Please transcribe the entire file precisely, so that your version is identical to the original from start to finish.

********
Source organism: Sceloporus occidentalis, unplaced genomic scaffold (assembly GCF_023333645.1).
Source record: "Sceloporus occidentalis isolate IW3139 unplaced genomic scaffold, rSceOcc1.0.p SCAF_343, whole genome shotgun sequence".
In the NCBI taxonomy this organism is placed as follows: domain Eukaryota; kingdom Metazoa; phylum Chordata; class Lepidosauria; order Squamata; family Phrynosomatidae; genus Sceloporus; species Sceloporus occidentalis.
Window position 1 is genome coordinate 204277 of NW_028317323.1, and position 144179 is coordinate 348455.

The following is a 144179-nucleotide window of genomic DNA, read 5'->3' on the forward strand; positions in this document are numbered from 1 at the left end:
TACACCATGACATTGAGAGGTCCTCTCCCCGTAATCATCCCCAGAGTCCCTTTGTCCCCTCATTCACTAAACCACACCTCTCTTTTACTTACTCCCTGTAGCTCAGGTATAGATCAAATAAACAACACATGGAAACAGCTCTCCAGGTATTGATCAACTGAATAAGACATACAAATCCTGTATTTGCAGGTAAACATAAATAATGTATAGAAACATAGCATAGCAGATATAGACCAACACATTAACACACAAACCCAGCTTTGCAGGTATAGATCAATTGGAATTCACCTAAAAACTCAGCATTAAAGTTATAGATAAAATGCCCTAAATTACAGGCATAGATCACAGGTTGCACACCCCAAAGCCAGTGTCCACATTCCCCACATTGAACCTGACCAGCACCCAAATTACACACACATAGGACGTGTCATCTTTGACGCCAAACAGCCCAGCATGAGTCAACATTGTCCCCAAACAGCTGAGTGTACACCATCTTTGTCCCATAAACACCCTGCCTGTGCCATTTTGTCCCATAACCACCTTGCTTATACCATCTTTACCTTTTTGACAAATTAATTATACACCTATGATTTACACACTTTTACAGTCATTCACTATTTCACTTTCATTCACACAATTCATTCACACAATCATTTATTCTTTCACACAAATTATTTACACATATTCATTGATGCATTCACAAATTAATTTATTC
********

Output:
Source organism: Sceloporus occidentalis, unplaced genomic scaffold (assembly GCF_023333645.1).
Source record: "Sceloporus occidentalis isolate IW3139 unplaced genomic scaffold, rSceOcc1.0.p SCAF_343, whole genome shotgun sequence".
In the NCBI taxonomy this organism is placed as follows: domain Eukaryota; kingdom Metazoa; phylum Chordata; class Lepidosauria; order Squamata; family Phrynosomatidae; genus Sceloporus; species Sceloporus occidentalis.
Window position 1 is genome coordinate 204277 of NW_028317323.1, and position 144179 is coordinate 348455.

The following is a 144179-nucleotide window of genomic DNA, read 5'->3' on the forward strand; positions in this document are numbered from 1 at the left end:
TACACCATGACATTGAGAGGTCCTCTCCCCGTAATCATCCCCAGAGTCCCTTTGTCCCCTCATTCACTAAACCACACCTCTCTTTTACTTACTCCCTGTAGCTCAGGTATAGATCAAATAAACAACACATGGAAACAGCTCTCCAGGTATTGATCAACTGAATAAGACATACAAATCCTGTATTTGCAGGTAAACATAAATAATGTATAGAAACATAGCATAGCAGATATAGACCAACACATTAACACACAAACCCAGCTTTGCAGGTATAGATCAATTGGAATTCACCTAAAAACTCAGCATTAAAGTTATAGATAAAATGCCCTAAATTACAGGCATAGATCACAGGTTGCACACCCCAAAGCCAGTGTCCACATTCCCCACATTGAACCTGACCAGCACCCAAATTACACACACATAGGACGTGTCATCTTTGACGCCAAACAGCCCAGCATGAGTCAACATTGTCCCCAAACAGCTGAGTGTACACCATCTTTGTCCCATAAACACCCTGCCTGTGCCATTTTGTCCCATAACCACCTTGCTTATACCATCTTTACCTTTTTGACAAATTAATTATACACCTATGATTTACACACTTTTACAGTCATTCACTATTTCACTTTCATTCACACAATTCATTCACACAATCATTTATTCTTTCACACAAATTATTTACACATATTCATTGATGCATTCACAAATTAATTTATTC